Audio: How’s it sound?
Just as the first film featured a pretty robust DTS HD Master Audio mix, so too does this. While this won’t hold a candle to some of the action/sci-fi films out there, I was surprised at how active some of these scenes really were. There are more than a few scenes of a party (be it in a fraternity house or on a beach). As we might expect, vocals are rich and pure, surrounds are constantly active and the LFE once again get a pretty nice workout. The action/comedy genre makes full use of the dynamic audio throughout and this is actually a pretty decent-sounding film.
Supplements: What are the extras?
21 Jump Street had no Blu-ray exclusives. That’s not the case with its sequel. While the DVD has a nice array, the Blu-ray adds tons more bonus content (there’s even a line of text on the DVD that says “Get the Blu-ray for all 22 (get it?) deleted scenes and more!” And, what’s more, is that the Blu-ray comes with the DVD in it. Why they don’t just include the DVD with the Blu-ray is beyond me. Odd.
Audio Commentary – The same foursome from the first film’s commentary track is back and, yes, they’re still a giggly bunch of fools. Like the track on the first film, there’s not a lot of technical information, just them laughing as to what was going on screen. I did find it interesting that this track was recorded the day after the film’s premiere (June 14, 2014). It might not warrant multiple listens (then again, what commentary track does) but it’s a good listen one time.
Deleted and Extended Scenes Five in all (the Blu-ray contains 17 more).
Mr. Walters & Eric
Schmidt Visits Maya
The Perfect Couple of Directors – Nothing mind-blowing here, just a brief interview with the directors and their success on the first film that led to this. They seem to be having a good time and who can blame them?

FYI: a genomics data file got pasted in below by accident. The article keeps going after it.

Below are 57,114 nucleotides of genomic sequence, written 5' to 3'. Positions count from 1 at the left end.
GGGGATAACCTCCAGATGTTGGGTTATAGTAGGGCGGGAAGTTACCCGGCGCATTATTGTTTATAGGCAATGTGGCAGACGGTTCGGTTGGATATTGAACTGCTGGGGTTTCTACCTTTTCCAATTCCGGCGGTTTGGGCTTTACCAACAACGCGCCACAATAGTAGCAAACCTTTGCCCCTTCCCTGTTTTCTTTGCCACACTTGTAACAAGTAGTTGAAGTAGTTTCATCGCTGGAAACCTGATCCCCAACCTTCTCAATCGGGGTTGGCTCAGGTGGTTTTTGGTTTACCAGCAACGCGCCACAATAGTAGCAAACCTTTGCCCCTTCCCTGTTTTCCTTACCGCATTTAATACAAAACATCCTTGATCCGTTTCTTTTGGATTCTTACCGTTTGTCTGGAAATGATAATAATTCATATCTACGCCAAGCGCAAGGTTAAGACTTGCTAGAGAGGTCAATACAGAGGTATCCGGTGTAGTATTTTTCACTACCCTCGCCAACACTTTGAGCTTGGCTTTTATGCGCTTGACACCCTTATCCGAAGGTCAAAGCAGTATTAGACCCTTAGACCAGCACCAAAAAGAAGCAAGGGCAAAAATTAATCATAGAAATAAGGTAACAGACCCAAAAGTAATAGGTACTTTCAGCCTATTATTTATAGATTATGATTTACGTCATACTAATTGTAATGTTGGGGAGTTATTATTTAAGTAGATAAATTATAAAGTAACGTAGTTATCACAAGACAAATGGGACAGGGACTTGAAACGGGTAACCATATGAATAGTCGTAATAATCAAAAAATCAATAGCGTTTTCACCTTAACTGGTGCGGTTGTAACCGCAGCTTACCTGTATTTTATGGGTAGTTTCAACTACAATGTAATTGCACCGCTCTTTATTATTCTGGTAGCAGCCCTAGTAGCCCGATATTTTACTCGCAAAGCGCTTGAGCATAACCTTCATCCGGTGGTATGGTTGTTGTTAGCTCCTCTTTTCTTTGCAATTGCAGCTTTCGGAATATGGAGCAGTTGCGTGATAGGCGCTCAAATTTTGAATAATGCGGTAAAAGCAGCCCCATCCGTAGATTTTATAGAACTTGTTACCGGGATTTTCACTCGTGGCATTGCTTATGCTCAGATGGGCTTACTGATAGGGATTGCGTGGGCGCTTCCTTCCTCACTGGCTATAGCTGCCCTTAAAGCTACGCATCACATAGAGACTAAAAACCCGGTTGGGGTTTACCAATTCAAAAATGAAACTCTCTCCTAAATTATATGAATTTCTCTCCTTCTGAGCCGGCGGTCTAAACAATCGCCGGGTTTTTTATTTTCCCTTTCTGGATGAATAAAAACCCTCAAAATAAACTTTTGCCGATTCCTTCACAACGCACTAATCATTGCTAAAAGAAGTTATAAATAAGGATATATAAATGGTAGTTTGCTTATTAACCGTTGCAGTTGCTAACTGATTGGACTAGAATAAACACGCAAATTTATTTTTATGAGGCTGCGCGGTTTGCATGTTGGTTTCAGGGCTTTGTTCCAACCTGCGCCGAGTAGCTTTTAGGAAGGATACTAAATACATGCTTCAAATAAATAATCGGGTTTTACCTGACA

Line-O-Rama – Only one, and I usually don’t go for these “Line-O-Rama’s” but it was Mercedes (Jillian Bell) on Schmidt’s age, so I had to watch. I laughed. Hard.
Everything is Better in College – It’s more than a comparison between the first movie and the second, but rather the comparison between high school and college. The directors offer their own insight into the culture as well as some of their own “personal” affections thrown in for good measure.
Janning and Chonah – Basically a look at the on-screen chemistry between the two leads. But then again, we already knew that.
New Recruits – Focusing on the new faces in the movie and, of course, the scene stealer of them all – Jillian Bell.
The Perfect Line – You’d be crazy to think that everything in the final cut was in the script, so we see some of the improvisations throughout.
Don’t Cut Yet – The oft-used multi angle feature might come into play here. In essence, it’s an extended scene with multiple angles.
Joke-A-Palooza – A montage of cut sequences from the film. I guess this could be considered a gag reel?
Line-O-Rama – Four more not found on the DVD, though that is included as well.
Jenko and the Professor
Jenko Improv Suggestions
Mercedes and the Ghost
Schmidt and Tattoo Art
The Dramatic Interpretation of 22 Jump Street – Nearly as funny as the film itself, this whittles down the movie into purely dramatic scenes and anything that could be construed as a joke has been taken out. It’s amazing how funny it still is!
Look & McQuaid Scout Reel – The “completed” version of the recruiting tape from Zook and McQuaid.